Blog Post

Utah cities score broadband deal that rivals Kansas City and Google

Google is not the only company working with municipalities to build gigabit networks. Australian infrastructure giant Macquarie Capital is getting into the U.S. broadband business too. It has signed a pre-development agreement with a Utah inter-local agency to build out a fiber network to 150,000 homes and all of the businesses in 11 cities.

The Utah Telecommunications Open Infrastructure Agency (UTOPIA) member cities banded together to bring affordable broadband via an open-access network supporting several ISPs. Its initial years were plagued by controversy and financial challenges, but UTOPIA dramatically turned the corner in 2011 and the business improved.

A few days before Christmas 2013, Santa arrived with an arrangement that tops Google’s deals to date. Sydney, Australia-headquartered investment banking firm Macquarie Capital will, in a final public private partnership agreement, manage the building of UTOPIA’s fiber network without burdening taxpayers with additional debt.

A different kind of partnership


“Google’s pattern we’ve seen so far is to approach cities, negotiate a great sweetheart deal for themselves, build the network and offer services,” states Jesse Harris, Editor of FreeUTOPIA. “Macquarie offered a partnership with very different terms.”

In Provo, for example, Google negotiated a five-year deal to take over the city’s existing network and invest $18.7 million to expand the network to cover 35,000 homes for a cost of about $500 per home. There is no revenue sharing between Google and Provo and the network is not open access. Google paid $1 for essentially an indefinite lease. Provo taxpayers still have the bond debt from the existing buildout, but will never own the infrastructure unless Google walks away from the deal.

Contrast this with the UTOPIA arrangement. Macquarie negotiated a 30-year contract with UTOPIA that includes revenue sharing with the partnership so member cities can pay off past bond debts, according to Harris. The company would invest funds to cover all homes and business premises in the 11 cities, which works out to be around $2,000 a premise and is more characteristic of a new build. At the end of the contract, UTOPIA will own the infrastructure and with no new debt.

Will Macquarie come to my town?

Macquarie is a giant in the infrastructure investment world, funding airports, electricity utilities, communications and similar projects. Given its public works focus, the company isn’t concerned with creating huge profits but according to financial analysts such as Morningstar Equity Research, the company generates steady profits through solid and stable assets. This presents cities with a philosophically-aligned potential partner with deep pockets and a good future.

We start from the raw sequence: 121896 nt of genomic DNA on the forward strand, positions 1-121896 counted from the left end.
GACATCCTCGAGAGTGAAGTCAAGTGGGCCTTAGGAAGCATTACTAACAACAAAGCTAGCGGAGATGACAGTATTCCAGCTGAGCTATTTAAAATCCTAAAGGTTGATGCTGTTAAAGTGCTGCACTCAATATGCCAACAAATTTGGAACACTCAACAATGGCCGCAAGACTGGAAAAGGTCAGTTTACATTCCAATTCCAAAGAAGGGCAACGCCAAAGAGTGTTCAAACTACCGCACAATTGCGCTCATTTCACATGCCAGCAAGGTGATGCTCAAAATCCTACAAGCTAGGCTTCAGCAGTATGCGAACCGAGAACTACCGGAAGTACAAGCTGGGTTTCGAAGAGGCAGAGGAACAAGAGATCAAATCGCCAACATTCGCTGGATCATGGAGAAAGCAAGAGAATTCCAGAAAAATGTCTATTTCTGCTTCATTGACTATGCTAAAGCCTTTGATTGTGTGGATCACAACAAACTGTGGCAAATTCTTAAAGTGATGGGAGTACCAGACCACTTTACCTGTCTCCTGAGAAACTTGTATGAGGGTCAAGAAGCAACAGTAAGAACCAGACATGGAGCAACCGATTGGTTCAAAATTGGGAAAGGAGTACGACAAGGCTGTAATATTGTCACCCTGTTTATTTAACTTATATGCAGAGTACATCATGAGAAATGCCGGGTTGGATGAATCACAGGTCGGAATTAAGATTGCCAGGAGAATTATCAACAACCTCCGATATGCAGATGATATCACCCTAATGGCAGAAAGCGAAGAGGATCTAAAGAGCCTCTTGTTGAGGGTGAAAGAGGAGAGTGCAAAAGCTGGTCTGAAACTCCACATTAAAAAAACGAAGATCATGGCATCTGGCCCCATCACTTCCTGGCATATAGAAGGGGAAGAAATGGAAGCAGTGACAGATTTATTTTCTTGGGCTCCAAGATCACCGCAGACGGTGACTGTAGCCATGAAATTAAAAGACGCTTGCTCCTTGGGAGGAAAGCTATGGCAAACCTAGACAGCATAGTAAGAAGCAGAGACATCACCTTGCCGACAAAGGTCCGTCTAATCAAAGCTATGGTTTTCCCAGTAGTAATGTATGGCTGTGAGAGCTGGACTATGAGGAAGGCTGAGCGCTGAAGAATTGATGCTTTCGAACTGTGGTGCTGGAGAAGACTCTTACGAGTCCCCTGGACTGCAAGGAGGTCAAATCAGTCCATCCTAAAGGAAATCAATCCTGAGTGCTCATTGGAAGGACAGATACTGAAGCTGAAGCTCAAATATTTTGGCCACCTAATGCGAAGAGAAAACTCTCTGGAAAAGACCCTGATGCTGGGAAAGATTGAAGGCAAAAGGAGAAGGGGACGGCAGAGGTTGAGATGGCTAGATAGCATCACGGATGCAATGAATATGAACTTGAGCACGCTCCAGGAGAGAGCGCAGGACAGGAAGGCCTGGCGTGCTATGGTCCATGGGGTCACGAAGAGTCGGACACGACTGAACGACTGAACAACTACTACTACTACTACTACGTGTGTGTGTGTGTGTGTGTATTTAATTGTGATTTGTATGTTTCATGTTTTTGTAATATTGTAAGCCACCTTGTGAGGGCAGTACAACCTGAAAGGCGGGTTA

The company definitely appears to have sights on investments beyond UTOPIA. In an article announcing its partnership, Macquarie representative Nicholas Hann said, “We believe there is an opportunity to create a model for access to a citywide broadband network open to all service providers which may be copied by cities across the country.”

Harris laid out for Gigabit Nation a possible scenario in which other cities become partners with Macquarie. “They have infrastructure assets of $100 billion under management, so $300 million for UTOPIA is a relatively small investment for them,” he said. “After Macquarie completes the build out for UTOPIA members, I expect neighboring cities that granted the company free access to rights of way will clamor to be next, as will cities along Macquarie’s backbone from Utah to Las Vegas.”

A reason for optimism?

In light of Comcast’s announced intention to acquire Time Warner Cable, Macquarie may find it even more cities and towns asking it to replicate its partnership arrangement. Communities across the U.S. realize that if the nation’s two largest cable companies consolidate, consumers and businesses likely will experience higher prices under duopoly or monopoly conditions.

In an AP report, Comcast Executive VP David Cohen stated, “We’re certainly not promising that customer bills are going to go down or even increase less rapidly.” As UTOPIA along with Google’s community partners advertise their roles in forcing incumbents’ prices down, it is easy to foresee Macquarie and Google as primary players to drive a competitive marketplace.

Battle flag

Incumbents’ fear of this scenario is the impetus for the current battle in the Utah state legislature as community broadband stakeholders try to kill a bill that would prevent businesses not in a member city from purchasing UTOPIA’s services. Fear of Google’s competitive strength led cable industry lobbyist John Federico to introduce a bill in the Kansas state legislature in January that will prohibit private companies from bringing new broadband services to most of the state.